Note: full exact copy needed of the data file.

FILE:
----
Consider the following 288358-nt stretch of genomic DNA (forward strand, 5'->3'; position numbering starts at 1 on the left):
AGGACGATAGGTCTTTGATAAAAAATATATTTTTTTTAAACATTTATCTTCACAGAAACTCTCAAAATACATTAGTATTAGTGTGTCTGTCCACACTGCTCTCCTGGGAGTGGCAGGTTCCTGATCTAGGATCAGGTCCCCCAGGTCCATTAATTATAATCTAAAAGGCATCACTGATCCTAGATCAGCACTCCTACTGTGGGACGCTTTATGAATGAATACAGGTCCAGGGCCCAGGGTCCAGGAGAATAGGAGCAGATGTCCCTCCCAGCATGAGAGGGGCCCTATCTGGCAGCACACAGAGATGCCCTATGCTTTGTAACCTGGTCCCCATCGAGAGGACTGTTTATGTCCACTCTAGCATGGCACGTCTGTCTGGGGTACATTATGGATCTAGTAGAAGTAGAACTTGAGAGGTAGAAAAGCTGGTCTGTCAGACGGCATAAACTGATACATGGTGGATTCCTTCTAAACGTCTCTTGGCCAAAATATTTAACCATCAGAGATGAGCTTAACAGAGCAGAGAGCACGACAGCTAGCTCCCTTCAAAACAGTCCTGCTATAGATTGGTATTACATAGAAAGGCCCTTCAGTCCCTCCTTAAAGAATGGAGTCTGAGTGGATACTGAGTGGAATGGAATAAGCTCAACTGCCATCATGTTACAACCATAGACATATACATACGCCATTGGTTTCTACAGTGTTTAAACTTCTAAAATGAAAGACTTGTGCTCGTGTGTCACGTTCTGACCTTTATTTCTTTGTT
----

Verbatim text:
Consider the following 288358-nt stretch of genomic DNA (forward strand, 5'->3'; position numbering starts at 1 on the left):
AGGACGATAGGTCTTTGATAAAAAATATATTTTTTTTAAACATTTATCTTCACAGAAACTCTCAAAATACATTAGTATTAGTGTGTCTGTCCACACTGCTCTCCTGGGAGTGGCAGGTTCCTGATCTAGGATCAGGTCCCCCAGGTCCATTAATTATAATCTAAAAGGCATCACTGATCCTAGATCAGCACTCCTACTGTGGGACGCTTTATGAATGAATACAGGTCCAGGGCCCAGGGTCCAGGAGAATAGGAGCAGATGTCCCTCCCAGCATGAGAGGGGCCCTATCTGGCAGCACACAGAGATGCCCTATGCTTTGTAACCTGGTCCCCATCGAGAGGACTGTTTATGTCCACTCTAGCATGGCACGTCTGTCTGGGGTACATTATGGATCTAGTAGAAGTAGAACTTGAGAGGTAGAAAAGCTGGTCTGTCAGACGGCATAAACTGATACATGGTGGATTCCTTCTAAACGTCTCTTGGCCAAAATATTTAACCATCAGAGATGAGCTTAACAGAGCAGAGAGCACGACAGCTAGCTCCCTTCAAAACAGTCCTGCTATAGATTGGTATTACATAGAAAGGCCCTTCAGTCCCTCCTTAAAGAATGGAGTCTGAGTGGATACTGAGTGGAATGGAATAAGCTCAACTGCCATCATGTTACAACCATAGACATATACATACGCCATTGGTTTCTACAGTGTTTAAACTTCTAAAATGAAAGACTTGTGCTCGTGTGTCACGTTCTGACCTTTATTTCTTTGTT